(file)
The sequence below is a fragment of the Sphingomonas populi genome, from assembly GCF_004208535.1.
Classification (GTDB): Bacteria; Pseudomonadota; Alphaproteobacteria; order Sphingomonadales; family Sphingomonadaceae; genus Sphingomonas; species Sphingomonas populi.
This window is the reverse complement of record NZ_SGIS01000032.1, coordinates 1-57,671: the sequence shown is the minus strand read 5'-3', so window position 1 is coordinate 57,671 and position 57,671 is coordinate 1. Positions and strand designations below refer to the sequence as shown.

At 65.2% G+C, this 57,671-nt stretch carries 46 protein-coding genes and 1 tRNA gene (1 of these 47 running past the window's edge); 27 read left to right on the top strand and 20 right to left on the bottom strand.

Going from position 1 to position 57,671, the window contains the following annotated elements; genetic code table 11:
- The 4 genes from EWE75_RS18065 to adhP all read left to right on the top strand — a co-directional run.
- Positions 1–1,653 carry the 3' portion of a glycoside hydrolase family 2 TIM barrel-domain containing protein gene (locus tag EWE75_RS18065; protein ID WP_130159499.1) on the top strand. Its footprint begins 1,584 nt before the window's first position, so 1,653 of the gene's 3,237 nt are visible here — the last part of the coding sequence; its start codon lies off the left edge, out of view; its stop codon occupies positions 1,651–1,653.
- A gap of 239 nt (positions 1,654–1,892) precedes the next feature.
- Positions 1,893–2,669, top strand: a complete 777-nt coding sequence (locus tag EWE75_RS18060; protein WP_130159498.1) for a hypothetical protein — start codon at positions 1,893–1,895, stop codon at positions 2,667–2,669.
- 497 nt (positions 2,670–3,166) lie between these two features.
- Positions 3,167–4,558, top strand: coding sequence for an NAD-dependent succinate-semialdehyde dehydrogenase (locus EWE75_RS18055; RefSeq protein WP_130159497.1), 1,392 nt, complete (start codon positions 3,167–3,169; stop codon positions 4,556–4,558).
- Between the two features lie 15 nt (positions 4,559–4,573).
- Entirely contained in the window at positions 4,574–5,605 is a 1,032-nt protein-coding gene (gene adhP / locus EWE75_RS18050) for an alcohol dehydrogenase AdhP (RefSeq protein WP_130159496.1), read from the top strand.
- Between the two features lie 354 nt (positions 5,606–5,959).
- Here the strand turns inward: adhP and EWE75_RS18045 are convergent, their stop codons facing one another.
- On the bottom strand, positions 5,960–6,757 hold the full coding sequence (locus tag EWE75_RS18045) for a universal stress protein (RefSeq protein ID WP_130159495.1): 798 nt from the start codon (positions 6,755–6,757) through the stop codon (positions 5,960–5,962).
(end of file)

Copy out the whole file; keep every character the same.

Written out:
The sequence below is a fragment of the Sphingomonas populi genome, from assembly GCF_004208535.1.
Classification (GTDB): Bacteria; Pseudomonadota; Alphaproteobacteria; order Sphingomonadales; family Sphingomonadaceae; genus Sphingomonas; species Sphingomonas populi.
This window is the reverse complement of record NZ_SGIS01000032.1, coordinates 1-57,671: the sequence shown is the minus strand read 5'-3', so window position 1 is coordinate 57,671 and position 57,671 is coordinate 1. Positions and strand designations below refer to the sequence as shown.

At 65.2% G+C, this 57,671-nt stretch carries 46 protein-coding genes and 1 tRNA gene (1 of these 47 running past the window's edge); 27 read left to right on the top strand and 20 right to left on the bottom strand.

Going from position 1 to position 57,671, the window contains the following annotated elements; genetic code table 11:
- The 4 genes from EWE75_RS18065 to adhP all read left to right on the top strand — a co-directional run.
- Positions 1–1,653 carry the 3' portion of a glycoside hydrolase family 2 TIM barrel-domain containing protein gene (locus tag EWE75_RS18065; protein ID WP_130159499.1) on the top strand. Its footprint begins 1,584 nt before the window's first position, so 1,653 of the gene's 3,237 nt are visible here — the last part of the coding sequence; its start codon lies off the left edge, out of view; its stop codon occupies positions 1,651–1,653.
- A gap of 239 nt (positions 1,654–1,892) precedes the next feature.
- Positions 1,893–2,669, top strand: a complete 777-nt coding sequence (locus tag EWE75_RS18060; protein WP_130159498.1) for a hypothetical protein — start codon at positions 1,893–1,895, stop codon at positions 2,667–2,669.
- 497 nt (positions 2,670–3,166) lie between these two features.
- Positions 3,167–4,558, top strand: coding sequence for an NAD-dependent succinate-semialdehyde dehydrogenase (locus EWE75_RS18055; RefSeq protein WP_130159497.1), 1,392 nt, complete (start codon positions 3,167–3,169; stop codon positions 4,556–4,558).
- Between the two features lie 15 nt (positions 4,559–4,573).
- Entirely contained in the window at positions 4,574–5,605 is a 1,032-nt protein-coding gene (gene adhP / locus EWE75_RS18050) for an alcohol dehydrogenase AdhP (RefSeq protein WP_130159496.1), read from the top strand.
- Between the two features lie 354 nt (positions 5,606–5,959).
- Here the strand turns inward: adhP and EWE75_RS18045 are convergent, their stop codons facing one another.
- On the bottom strand, positions 5,960–6,757 hold the full coding sequence (locus tag EWE75_RS18045) for a universal stress protein (RefSeq protein ID WP_130159495.1): 798 nt from the start codon (positions 6,755–6,757) through the stop codon (positions 5,960–5,962).